Children and Divorce

Divorce and parental separation is a highly stressful experience for everyone involved but children will often feel that their entire world has fallen apart.¬†¬†Younger school age children are most vulnerable, but research has indicated that it is traumatic for children of any age to witness the demise of their parent’s marriage and the break up of the family they’ve known all their lives.¬† Children may react with anger and destructive behavior.¬† It is not uncommon for children to internalize the process and blame themselves for their parents’ problems.

Making your children your top priority as you navigate the divorce process can dramatically reduce your children’s pain and suffering.¬† Patience, reassurance and a calm demeanor can minimize tension as the child learns how to cope with the transition and the unfamiliar.¬† Established routines help create stability and structure for the children’s lives.¬† If at all possible, attempt to establish a working relationship with your ex and keep all disagreements with your spouse away from the children.¬† It is important for children to be able to avoid the stress and anguish that results from witnessing their parents in conflict.¬† With parental guidance and support, a child may successfully navigate the period of transition and hopefully emerge feeling loved, strong, protected and confident.

As a Court Appointed Children’s Representative in Cook County for over 25 years, I have extensive knowledge regarding children and divorce to share with my clientele.¬† Call 847-675-7570 to set up a confidential interview.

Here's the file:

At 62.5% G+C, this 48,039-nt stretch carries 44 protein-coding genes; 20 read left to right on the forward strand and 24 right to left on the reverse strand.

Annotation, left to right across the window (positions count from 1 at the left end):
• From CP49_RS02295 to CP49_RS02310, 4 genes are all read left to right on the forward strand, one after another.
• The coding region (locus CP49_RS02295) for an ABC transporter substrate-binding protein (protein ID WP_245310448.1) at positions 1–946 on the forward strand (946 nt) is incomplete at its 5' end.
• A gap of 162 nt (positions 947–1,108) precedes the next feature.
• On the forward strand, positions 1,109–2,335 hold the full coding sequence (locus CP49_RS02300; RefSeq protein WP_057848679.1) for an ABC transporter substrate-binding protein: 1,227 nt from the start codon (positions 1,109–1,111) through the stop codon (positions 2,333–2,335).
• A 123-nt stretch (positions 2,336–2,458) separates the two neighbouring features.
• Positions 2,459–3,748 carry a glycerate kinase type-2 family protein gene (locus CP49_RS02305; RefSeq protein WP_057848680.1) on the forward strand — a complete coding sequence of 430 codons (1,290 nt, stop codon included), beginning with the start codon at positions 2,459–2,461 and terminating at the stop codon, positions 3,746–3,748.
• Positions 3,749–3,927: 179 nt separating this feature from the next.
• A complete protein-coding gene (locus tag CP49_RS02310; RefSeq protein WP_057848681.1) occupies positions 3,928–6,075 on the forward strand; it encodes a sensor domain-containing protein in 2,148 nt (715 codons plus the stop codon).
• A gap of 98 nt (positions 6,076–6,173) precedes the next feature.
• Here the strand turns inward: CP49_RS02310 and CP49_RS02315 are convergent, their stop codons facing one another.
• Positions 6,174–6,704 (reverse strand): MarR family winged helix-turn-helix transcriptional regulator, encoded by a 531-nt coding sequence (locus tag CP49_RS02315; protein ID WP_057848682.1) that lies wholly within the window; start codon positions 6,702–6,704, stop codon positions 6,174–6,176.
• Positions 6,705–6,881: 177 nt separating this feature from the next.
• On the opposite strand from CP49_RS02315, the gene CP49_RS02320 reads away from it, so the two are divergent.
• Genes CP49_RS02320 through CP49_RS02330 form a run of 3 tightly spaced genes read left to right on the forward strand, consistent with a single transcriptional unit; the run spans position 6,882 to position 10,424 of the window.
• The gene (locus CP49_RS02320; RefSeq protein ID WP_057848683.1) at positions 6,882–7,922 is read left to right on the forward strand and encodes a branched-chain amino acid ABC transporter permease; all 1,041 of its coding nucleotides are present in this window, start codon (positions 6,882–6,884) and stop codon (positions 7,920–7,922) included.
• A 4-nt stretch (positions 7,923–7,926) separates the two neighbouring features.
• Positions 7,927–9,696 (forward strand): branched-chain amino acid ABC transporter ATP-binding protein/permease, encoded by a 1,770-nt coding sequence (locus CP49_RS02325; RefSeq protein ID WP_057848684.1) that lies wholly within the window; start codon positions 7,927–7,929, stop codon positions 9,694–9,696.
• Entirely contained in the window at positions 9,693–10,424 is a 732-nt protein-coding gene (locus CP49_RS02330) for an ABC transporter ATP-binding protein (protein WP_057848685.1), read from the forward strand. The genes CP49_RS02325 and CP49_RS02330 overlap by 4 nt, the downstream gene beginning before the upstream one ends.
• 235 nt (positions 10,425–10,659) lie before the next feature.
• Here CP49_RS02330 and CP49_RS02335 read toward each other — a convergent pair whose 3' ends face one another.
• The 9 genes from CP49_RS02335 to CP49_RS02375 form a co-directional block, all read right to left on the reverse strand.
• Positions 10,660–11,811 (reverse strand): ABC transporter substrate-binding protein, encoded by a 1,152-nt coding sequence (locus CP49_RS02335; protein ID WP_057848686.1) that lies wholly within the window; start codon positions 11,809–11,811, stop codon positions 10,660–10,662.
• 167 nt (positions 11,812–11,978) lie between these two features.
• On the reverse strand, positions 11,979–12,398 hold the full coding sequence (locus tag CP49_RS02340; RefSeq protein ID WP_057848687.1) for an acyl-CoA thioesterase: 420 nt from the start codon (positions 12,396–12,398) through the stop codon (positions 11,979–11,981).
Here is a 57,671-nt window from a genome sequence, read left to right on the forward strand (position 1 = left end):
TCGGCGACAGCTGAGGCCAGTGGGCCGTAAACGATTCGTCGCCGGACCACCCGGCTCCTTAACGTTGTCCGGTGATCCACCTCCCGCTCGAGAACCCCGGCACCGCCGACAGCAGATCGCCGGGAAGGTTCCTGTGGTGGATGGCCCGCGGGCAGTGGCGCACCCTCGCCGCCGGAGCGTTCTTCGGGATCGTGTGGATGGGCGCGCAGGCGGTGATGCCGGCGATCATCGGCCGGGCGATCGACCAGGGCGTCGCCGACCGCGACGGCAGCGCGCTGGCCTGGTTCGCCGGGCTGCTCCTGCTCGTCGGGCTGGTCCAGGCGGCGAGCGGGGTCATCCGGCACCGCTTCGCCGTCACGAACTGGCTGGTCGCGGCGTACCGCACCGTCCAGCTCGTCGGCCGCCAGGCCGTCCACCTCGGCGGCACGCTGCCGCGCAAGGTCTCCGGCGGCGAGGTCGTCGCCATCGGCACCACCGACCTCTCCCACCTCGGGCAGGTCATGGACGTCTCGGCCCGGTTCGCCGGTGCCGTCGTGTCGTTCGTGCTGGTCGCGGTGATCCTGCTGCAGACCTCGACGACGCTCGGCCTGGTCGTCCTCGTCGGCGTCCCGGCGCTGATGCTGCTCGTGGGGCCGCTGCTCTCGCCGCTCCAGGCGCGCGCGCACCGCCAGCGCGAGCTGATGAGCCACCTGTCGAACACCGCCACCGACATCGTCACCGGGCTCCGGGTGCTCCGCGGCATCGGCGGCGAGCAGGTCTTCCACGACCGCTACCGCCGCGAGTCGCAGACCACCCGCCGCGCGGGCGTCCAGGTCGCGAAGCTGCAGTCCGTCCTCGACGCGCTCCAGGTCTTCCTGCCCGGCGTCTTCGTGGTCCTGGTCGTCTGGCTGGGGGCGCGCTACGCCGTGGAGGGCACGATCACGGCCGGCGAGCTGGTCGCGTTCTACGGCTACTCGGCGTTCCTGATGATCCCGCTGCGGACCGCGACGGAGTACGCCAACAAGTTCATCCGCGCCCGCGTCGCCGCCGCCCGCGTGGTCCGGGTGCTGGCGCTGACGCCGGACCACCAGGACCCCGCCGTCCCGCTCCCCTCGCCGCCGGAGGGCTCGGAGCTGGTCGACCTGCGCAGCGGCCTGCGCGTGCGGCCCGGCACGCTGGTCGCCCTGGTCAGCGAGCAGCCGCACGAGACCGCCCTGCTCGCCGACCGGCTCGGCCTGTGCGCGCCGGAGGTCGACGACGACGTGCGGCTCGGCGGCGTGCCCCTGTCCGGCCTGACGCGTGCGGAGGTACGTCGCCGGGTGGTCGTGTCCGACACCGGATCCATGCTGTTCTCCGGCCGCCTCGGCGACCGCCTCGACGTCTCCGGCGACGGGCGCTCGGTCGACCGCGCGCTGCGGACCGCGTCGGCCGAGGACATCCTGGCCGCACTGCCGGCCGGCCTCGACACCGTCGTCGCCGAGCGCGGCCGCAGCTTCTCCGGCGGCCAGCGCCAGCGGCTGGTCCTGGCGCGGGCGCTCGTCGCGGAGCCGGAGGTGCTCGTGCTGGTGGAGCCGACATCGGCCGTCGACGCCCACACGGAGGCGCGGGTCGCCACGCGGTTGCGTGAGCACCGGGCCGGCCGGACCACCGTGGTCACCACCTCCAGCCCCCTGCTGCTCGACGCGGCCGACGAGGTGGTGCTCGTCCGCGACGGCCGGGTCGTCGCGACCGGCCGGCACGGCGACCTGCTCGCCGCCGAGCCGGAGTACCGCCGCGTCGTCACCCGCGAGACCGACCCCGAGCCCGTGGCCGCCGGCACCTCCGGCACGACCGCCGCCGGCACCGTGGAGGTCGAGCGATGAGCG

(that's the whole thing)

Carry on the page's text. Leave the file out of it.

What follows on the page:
The Decision to Divorce in 2020

When a client seems hesitant or vague during a initial divorce intake conference, I often ask them whether they still love their spouse.¬† In many cases, the answer is yes.¬† It is not the lack of love that preceded their entry into the divorce arena but the lack of being able to attain and maintain common goals with effective communication skills.¬† Parenting skills that are unequal and parenting time that is disproportionate may stress the marriage.¬† Lack of quality time with your spouse may leave you lonely.¬† There are many different scenarios and reasons but let’s keep this simple.

Three questions to ask yourself:

  1. Have I exhausted every avenue to save my marriage and is spousal counselling an option?  Both spouses need to want to save the marriage for counselling to work.  Sometimes, the differences are far too ingrained to be resolved.  But, then again, a qualified marriage counselor may have solutions that can help the spouses reconcile their differences in a productive way.  If the couple decides separation is imminent, a family counselor in place can assist the couple though the divorce process and help them resolve issues collaboratively. Amicable divorces are less stressful, less painful and less expensive. Equitable and Compassionate uncoupling, if possible, has both long and short term advantages.
  2. Am I in an abusive relationship?  If your spouse has a substance abuse problem or is physically or psychologically abusive, skip to the next question.  Get educated. You cannot save someone who is not willing to save themselves, no matter how much you love them or how much you put up with. What you can do is make a decision to seek a better life.